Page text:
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🎰 Las Vegas Sands: Bluffing Blindly?
When Macau sneezes, Las Vegas catches a cold. When Macau catches a cold, Las Vegas gets pneumonia! Well, casino operators such as Las Vegas Sands (LVS) have become collateral damage in the middle of a shakedown in Macau. Is this a passing wave or a Tsunami in the casino world? (Tweet This)
The Full House, Blown Asunder
Macau Special Administrative Region is an oasis of sorts, which, although controlled by China, has a level of independence that has allowed this Casino wonderland to flourish. Think of this as similar to how Hong Kong became the financial capital of the Far East with a similar administrative setup.
Macau’s casinos generate annual revenues of $37B - 5X higher than that generated by the collective Las Vegas strip. It’s no surprise that many of the US-based casinos have a substantial presence in Macau.
In fact, Las Vegas Sands (LVS) - one of the preeminent casinos in the world, gets 62% of its revenues from Macau. And that’s not out of the ordinary. Its competitor Wynn, for instance, generates 70% of its revenue from this Chinese outpost.
The pandemic has had a chilling effect on gambling - both stateside as well as in Macau SAR. In reality, Macau has only reported 63 cases of Covid-19 since the beginning of the pandemic. This success in staving off the virus came at a cost—a super strict border shutdown.
Visitors are only allowed from Hong Kong, Taiwan, and Mainland China, and that too only after a negative RT-PCR test. As the Delta variant posts a resurgence in China, the SAR has now imposed a two-week quarantine for visitors as well.
All this meant gross gambling revenues in August in Macau fell to the lowest levels this year at $554M. While bracing for these unprecedented low numbers, Casinos were praying no structural reforms would come through in Macau, unlike the one ushered in Hong Kong. To no avail.
Bet Gone Wrong?
Back in 2002, just as LVS was looking to acquire a casino license in Macau, it had initially planned to partner with Asian American Entertainment Corporation (AAEC). However, it aligned instead with Macau’s largest employer Galaxy Entertainment Group to set up shop at the last minute.
AAEC promptly took LVS to court for breach of contract and have been locked in a long-running feud. In the meantime, LVS’ business grew astronomically in Asia, adding fuel to AAEC’s ire. It didn’t help that the US court dismissed the case on procedural grounds. AAEC was baying for blood.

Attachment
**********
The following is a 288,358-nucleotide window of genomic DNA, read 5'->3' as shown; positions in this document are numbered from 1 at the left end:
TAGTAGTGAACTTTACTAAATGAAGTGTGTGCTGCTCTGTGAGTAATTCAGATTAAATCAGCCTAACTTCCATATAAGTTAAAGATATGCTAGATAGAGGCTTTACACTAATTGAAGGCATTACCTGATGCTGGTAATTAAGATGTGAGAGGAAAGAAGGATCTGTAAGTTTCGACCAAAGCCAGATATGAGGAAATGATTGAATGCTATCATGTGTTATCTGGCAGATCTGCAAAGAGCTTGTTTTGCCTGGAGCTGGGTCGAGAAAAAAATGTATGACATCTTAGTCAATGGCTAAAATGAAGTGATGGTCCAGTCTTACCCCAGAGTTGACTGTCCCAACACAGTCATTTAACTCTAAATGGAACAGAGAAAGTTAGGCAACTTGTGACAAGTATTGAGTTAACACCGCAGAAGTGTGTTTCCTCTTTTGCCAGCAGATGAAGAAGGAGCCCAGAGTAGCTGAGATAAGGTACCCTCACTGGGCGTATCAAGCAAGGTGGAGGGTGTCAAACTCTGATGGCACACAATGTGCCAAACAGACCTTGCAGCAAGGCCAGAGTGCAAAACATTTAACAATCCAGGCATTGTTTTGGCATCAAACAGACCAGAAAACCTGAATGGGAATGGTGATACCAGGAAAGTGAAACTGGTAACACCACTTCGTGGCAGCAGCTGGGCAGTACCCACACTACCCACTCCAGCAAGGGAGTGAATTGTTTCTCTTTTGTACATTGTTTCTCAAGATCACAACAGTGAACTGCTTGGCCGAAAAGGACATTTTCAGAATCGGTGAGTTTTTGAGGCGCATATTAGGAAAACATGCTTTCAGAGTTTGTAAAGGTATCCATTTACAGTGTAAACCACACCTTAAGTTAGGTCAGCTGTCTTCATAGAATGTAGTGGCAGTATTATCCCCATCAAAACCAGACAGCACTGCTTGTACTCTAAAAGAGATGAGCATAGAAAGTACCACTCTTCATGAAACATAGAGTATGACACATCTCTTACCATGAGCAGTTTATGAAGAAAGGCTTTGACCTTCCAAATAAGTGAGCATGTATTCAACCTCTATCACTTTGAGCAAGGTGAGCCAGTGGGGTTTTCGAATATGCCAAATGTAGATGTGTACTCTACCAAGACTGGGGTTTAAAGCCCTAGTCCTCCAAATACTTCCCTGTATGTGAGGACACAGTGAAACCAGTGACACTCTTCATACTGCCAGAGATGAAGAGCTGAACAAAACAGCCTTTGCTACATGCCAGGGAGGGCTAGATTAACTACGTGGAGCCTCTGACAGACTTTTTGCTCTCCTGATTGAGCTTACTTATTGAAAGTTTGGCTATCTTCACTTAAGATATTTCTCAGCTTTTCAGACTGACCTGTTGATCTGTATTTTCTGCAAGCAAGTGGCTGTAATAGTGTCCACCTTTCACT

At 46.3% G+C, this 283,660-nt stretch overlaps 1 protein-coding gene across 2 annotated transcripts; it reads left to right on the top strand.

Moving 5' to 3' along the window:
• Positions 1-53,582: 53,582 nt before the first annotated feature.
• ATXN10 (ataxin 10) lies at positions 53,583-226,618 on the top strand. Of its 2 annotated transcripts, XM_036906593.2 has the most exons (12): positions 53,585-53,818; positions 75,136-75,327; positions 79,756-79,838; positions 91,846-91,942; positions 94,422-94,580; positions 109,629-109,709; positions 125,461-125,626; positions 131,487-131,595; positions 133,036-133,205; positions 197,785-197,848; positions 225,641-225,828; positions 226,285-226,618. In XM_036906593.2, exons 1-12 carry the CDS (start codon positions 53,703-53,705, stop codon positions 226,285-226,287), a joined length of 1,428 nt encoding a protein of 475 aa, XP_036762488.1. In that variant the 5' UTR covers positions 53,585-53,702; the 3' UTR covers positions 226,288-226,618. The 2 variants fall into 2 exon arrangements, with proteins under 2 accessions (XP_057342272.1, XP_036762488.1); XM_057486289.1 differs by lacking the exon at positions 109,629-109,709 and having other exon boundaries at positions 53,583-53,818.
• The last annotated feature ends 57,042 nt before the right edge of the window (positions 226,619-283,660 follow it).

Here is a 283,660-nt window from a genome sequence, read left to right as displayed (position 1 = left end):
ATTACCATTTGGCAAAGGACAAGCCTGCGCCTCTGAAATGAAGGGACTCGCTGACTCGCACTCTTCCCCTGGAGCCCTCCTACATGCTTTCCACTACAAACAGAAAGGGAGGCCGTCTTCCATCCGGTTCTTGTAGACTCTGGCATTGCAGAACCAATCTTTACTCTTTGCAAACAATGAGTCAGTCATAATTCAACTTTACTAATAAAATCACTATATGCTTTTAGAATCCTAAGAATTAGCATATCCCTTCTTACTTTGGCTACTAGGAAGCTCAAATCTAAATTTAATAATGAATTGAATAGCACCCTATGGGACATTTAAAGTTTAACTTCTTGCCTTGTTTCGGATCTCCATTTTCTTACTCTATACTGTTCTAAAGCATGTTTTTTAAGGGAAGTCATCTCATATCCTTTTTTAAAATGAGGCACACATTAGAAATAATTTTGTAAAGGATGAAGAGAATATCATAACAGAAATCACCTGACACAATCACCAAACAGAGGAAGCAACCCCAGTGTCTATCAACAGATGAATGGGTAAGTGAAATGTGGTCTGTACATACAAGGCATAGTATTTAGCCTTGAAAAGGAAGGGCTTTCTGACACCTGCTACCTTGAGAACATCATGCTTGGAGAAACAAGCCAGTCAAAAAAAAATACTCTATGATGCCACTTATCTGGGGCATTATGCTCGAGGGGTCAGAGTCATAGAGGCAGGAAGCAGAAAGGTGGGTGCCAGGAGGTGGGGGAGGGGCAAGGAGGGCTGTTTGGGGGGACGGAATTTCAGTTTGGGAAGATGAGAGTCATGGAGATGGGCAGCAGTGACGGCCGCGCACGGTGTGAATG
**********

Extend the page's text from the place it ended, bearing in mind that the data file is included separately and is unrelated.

Be that as it may, LVS was so sure of its Asia business that it doubled down on growing its presence in Asia at the expense of its Las Vegas-based business. In March this year, the company sold its real estate holdings in Las Vegas, with marquee names such as the Venetian, Palazzo, and Sands Expo Convention Center, to Vici Properties for $4B.
Not one to take it lying low, AAEC sued LVS again, this time in Macau, with the jilted partner now seeking $12B in damages. Much to LVS’ chagrin, the trial commenced in June. And in the middle of the meandering hearings, the SAR fired a salvo this week that caught the entire gambling industry by total surprise.
In a regulatory overhaul, the government is proposing its officials will supervise the Macau casinos. Also added in the mix are better employee welfare, administering casino licenses that are due to expire next year, and distributing profits to shareholders.
There are genuine worries about whether these developments are a prelude to more significant structural changes in the offing, a la Hong Kong. Las Vegas Sands finds itself between Scylla and Charybdis as the court case gathers steam and Macau prepares to alter its regulations.
Covid now almost seems like an afterthought. The company missed its Q2 estimates. Shares have dropped by a third. And the dragon is waking up from its slumber. The poker game has just started.
LVS ended at $37.52, down 1.39%. Shares are down 35% this year.
Company Snapshot 📈
LVS $37.52 -0.53 (1.39%)
Analyst Ratings (17 Analysts) BUY 53% HOLD 41% SELL 6%
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6:00 PM IST: UMich Consumer Sentiment Index
Today's Market Terminology: Resistance
Resistance is the price at which the price of an asset meets pressure on its way up by the emergence of a growing number of sellers who wish to sell at that price
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